Upon arriving to work a high school athletic contest, an officiating crew is typically welcomed by an athletic administrator or a site supervisor. While traversing hallways, stairs and doorways en route to the officials’ locker room, conversations with the administrator include important game management information.
Perhaps most crucial for an officiating crew is to know the whereabouts of a site supervisor if, for example, unsportsmanlike behavior from participants, coaches and fans escalates beyond the officials’ jurisdiction.
While the site supervisor thanks the crew for working the contest, he or she quickly hustles off to the next task on the multiple todo list. Behind closed doors, the officiating crew continues pregame preparations. What are those conversations like? Do they tell jokes and share colorful officiating stories? Who takes charge?
Here is a look at what is happening behind the scenes prior to an official working a contest. These are steps that officials often use in approaching each of their assignments.
There is an old saying in officiating that states: “Officials can never stay the same. They are either getting better or they are getting worse.” Thankfully, most officials strive to improve. That can be attending offseason camps, working leagues or just keeping in shape for the rigors of the season ahead. Regardless of offseason goals, officials begin planning for the season long before they reach their locker rooms.
Most officials do not wait until the day prior to an assignment to check on uniforms, pants, shoes, whistles, etc. After all, an official needs to know sooner rather than later if those pants are too snug.
Preseason preparation includes registering with the state association, taking an online concussion training course, viewing an online rules meeting and completing certification by passing an NFHS rules exam. An official also does not want his or her first time on the court, field or rink for that season to be a regular-season game. Participants practice to prepare for their first contest. So, too, should an official. Finding scrimmages to work prior to the start of the regular season is an opportune time to sand off the rust and get in “whistle shape.”
Developing a plan and setting individual goals for the upcoming season is oftentimes crucial to the successful journey of an official. Reviewing past performances and constant visits with the rules books can also ensure growth.
Checking in, Planning Ahead
It is such a simple task, but an incredibly important one. Calling or emailing the school’s athletics administrator, and copying his or her assistant to confirm an assignment, is essential to set the tone for a successful event. The administrators are grateful for diligent officials who check in. Chasing down assigned officials for confirmation isn’t a task that administrators relish or budget time to tackle.
Planning your trip to account for weather, traffic delays or work commitments is a key ingredient to a successful officiating journey. Arriving at a school at least an hour prior to the contest starting time helps to ensure an official is relaxed and mentally prepared. When officials are in hurry-up mode or appear stressed, it will show in their officiating performance.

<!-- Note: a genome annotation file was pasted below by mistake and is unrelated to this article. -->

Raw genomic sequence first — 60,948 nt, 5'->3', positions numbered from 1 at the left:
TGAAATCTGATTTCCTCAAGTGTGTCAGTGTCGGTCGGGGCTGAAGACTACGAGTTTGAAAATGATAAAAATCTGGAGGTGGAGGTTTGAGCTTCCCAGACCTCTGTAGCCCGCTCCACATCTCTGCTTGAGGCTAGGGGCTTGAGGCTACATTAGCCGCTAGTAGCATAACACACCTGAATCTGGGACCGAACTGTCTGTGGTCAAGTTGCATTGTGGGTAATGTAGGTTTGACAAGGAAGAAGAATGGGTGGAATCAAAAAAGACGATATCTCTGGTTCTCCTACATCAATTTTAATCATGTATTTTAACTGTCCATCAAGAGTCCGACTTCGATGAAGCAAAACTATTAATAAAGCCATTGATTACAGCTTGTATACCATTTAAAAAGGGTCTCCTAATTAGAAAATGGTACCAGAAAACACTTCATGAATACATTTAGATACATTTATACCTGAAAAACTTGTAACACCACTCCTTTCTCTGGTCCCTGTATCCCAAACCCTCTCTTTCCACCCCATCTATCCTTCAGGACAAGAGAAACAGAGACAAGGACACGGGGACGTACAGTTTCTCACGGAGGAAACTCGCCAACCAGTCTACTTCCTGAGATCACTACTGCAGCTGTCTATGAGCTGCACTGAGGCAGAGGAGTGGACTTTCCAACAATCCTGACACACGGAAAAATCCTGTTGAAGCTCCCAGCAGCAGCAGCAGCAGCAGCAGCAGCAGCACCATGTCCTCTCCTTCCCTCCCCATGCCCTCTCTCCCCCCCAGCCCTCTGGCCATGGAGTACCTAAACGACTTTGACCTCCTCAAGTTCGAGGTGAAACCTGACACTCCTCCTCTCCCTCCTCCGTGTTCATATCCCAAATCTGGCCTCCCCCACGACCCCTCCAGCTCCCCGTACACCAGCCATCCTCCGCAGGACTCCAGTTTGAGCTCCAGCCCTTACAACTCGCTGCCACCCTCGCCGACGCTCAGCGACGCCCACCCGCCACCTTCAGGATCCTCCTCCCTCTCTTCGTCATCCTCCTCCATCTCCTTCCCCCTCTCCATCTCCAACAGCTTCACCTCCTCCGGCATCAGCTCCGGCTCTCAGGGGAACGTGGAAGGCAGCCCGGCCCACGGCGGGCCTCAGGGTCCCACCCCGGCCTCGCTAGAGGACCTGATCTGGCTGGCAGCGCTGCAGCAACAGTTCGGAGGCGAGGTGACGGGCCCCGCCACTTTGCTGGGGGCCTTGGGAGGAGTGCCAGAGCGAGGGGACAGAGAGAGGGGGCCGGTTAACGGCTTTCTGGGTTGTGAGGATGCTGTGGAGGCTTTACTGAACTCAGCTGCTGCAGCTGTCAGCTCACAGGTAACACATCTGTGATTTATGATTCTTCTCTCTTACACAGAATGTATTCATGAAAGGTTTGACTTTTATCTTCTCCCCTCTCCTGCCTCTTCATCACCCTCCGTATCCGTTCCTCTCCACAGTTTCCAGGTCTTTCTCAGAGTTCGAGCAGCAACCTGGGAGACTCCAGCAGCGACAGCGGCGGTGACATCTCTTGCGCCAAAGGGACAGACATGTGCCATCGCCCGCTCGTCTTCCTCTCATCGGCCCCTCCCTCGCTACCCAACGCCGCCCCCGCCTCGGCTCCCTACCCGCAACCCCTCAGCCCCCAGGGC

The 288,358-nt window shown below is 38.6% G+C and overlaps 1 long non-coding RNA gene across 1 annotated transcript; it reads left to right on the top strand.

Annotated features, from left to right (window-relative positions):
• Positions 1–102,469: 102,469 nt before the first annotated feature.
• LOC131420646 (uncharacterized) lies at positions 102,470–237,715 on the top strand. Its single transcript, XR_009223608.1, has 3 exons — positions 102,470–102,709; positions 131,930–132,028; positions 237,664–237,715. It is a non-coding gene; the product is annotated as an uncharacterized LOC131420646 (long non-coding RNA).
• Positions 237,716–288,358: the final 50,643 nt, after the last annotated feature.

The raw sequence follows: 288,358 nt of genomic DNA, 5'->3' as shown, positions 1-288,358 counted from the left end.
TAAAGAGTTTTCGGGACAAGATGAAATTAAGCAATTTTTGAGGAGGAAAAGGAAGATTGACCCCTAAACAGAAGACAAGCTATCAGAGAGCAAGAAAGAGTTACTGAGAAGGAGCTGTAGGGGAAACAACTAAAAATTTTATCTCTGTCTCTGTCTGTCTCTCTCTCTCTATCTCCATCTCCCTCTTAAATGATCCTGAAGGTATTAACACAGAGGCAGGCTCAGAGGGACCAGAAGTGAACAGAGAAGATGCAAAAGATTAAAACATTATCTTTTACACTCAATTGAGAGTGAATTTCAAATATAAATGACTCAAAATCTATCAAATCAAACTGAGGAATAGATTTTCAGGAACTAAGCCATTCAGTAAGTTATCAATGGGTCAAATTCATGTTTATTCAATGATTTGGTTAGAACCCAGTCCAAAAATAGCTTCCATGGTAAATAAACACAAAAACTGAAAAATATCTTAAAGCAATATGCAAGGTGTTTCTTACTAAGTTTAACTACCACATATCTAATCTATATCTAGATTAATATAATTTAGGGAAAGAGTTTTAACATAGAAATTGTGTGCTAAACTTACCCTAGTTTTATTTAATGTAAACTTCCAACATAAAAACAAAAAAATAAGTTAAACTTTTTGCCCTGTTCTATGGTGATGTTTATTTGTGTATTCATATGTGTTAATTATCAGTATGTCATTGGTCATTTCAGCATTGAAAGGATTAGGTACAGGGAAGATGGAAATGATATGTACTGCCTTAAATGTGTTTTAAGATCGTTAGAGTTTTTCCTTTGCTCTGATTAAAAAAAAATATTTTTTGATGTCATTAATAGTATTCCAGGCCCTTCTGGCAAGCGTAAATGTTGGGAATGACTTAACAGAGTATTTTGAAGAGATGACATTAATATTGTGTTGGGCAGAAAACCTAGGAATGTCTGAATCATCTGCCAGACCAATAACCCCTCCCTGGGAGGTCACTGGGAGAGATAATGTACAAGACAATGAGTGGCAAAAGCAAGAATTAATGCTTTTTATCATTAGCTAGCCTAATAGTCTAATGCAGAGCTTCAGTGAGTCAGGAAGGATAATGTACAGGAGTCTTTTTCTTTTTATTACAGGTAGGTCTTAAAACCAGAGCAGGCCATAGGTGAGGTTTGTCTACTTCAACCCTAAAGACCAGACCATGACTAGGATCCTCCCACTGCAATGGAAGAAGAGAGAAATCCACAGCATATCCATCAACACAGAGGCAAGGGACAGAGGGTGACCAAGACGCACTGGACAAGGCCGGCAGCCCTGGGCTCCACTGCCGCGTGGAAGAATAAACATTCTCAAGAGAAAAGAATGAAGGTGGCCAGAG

Setting the tone for any contest comes behind closed doors prior to the contest. While the crew has been in communication with one another, important protocols and pregame checklists are discussed. The referee in basketball and white hat in football, for example, lead these discussions.
Using basketball as an example, here are some of the topics discussed:
Review and Reflect
At the conclusion of a contest, officials typically do not grab their gear and quickly head home. Rather, it is an opportune time for a crew to review the contest and discuss what went well and what didn’t go so well. Situational plays that forced an official to make a tough call can be broken down to analyze all angles. Officials will challenge one another, all in the spirit of improving. What did you see on a particular play? What was your interpretation of a player’s actions after a call? How was our positioning during that final sequence?
Those discussions can last long afterward, not only while in the officials’ room, but also during the trip out of the school amid the custodial crew, who are brightening things up for the new school day that looms.
On the drive home, reflection continues. How do I feel physically after this game? Mentally and emotionally, was that a tough assignment? What lessons can I use moving forward, not only in my own officiating journey, but also ones that I can share as a mentor?
What started as a call or email to an athletics administrator should end that way, too. An assignment isn’t truly complete until an official completes that cycle with a thank you for the opportunity to work that contest. A note of thanks that recognizes the hard work and dedicated efforts of the administration, game management crews and volunteers can go a long way in strengthening relationships and providing great opportunities for participants, schools and fans.
Schools really enjoy putting their best efforts forward and being strong hosts to officiating crews. They salute strong performances and they want you to return to their school. From the water or sports drink they provide at the half to a treat afterward for the drive home, saying thank you to a school administrator for a great officiating experience is the easiest call an official has to make.
Tim Leighton is the communications coordinator of the Minnesota State High School League and a member of the High School Today Publications Committee.